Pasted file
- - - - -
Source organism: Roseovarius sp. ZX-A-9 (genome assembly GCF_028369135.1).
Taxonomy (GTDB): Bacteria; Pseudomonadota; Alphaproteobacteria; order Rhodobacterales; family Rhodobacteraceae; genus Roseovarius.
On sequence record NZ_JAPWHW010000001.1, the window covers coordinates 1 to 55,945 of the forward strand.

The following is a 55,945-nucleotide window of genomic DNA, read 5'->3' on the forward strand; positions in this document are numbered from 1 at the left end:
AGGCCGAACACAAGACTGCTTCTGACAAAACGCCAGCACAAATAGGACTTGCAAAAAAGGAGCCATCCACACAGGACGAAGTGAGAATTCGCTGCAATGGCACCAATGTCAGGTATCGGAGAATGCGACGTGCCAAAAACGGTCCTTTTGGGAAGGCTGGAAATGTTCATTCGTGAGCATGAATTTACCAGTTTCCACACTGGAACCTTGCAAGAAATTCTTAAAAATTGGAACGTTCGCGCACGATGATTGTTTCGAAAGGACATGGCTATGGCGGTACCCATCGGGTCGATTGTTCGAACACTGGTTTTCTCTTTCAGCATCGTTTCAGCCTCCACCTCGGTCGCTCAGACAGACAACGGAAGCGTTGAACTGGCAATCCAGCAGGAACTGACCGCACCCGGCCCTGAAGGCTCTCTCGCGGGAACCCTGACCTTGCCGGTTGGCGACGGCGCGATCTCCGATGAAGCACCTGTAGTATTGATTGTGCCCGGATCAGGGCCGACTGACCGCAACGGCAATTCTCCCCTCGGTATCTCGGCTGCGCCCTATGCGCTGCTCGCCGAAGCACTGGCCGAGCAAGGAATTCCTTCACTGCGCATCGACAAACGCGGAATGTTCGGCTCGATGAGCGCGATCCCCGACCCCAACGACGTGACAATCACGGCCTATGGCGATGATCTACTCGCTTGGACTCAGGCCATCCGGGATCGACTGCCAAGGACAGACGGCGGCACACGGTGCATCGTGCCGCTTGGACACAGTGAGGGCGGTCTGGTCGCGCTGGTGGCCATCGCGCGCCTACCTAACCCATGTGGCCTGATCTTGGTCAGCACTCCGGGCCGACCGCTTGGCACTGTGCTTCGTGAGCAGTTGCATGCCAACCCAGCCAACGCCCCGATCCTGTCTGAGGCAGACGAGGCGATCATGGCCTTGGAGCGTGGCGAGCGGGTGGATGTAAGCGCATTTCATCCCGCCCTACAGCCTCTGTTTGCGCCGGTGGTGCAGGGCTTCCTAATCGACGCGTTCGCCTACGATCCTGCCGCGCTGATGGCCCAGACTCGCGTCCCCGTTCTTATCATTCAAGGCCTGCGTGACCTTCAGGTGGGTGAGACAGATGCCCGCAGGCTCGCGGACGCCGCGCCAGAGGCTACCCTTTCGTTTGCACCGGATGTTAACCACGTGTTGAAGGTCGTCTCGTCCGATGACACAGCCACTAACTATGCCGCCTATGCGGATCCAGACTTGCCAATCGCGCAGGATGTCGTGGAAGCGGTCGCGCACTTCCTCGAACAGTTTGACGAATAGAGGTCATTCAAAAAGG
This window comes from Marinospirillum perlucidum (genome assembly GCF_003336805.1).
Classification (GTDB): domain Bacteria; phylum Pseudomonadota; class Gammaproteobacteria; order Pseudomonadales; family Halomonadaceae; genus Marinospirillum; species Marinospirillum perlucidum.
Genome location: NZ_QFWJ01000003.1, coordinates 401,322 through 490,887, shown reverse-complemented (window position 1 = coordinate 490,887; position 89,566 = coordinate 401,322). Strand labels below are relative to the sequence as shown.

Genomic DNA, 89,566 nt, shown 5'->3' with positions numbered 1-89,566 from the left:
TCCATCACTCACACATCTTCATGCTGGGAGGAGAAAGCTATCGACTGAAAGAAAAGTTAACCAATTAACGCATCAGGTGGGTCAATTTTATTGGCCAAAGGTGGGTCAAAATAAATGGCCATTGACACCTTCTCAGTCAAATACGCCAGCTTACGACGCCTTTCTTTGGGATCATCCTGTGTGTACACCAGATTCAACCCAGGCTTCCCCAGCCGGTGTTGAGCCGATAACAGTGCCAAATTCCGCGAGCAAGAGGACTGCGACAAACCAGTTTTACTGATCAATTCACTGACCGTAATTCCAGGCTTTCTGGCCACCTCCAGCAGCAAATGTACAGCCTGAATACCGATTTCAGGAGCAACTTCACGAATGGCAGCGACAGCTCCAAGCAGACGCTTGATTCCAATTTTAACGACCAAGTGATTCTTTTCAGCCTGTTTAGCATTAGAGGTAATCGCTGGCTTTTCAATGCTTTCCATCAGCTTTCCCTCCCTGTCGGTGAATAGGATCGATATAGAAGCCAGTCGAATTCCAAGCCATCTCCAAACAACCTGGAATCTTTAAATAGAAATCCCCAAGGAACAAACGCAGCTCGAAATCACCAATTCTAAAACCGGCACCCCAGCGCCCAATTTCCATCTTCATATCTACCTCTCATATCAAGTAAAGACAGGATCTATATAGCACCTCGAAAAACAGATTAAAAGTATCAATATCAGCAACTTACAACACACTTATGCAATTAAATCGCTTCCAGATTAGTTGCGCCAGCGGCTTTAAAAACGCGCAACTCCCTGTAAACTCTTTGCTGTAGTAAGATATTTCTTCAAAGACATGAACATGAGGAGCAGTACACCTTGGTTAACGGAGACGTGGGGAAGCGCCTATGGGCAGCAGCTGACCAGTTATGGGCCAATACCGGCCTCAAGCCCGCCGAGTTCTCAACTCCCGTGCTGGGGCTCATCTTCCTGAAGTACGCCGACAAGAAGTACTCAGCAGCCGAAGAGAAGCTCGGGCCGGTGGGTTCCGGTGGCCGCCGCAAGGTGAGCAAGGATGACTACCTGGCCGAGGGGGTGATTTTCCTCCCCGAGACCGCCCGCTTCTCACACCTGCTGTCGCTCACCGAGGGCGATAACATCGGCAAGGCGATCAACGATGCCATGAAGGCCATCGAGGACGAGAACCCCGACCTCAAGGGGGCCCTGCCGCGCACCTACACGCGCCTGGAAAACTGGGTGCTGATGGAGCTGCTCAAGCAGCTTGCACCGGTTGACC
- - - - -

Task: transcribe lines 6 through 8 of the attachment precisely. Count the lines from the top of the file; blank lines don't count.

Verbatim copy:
This window comes from Marinospirillum perlucidum (genome assembly GCF_003336805.1).
Classification (GTDB): domain Bacteria; phylum Pseudomonadota; class Gammaproteobacteria; order Pseudomonadales; family Halomonadaceae; genus Marinospirillum; species Marinospirillum perlucidum.
Genome location: NZ_QFWJ01000003.1, coordinates 401,322 through 490,887, shown reverse-complemented (window position 1 = coordinate 490,887; position 89,566 = coordinate 401,322). Strand labels below are relative to the sequence as shown.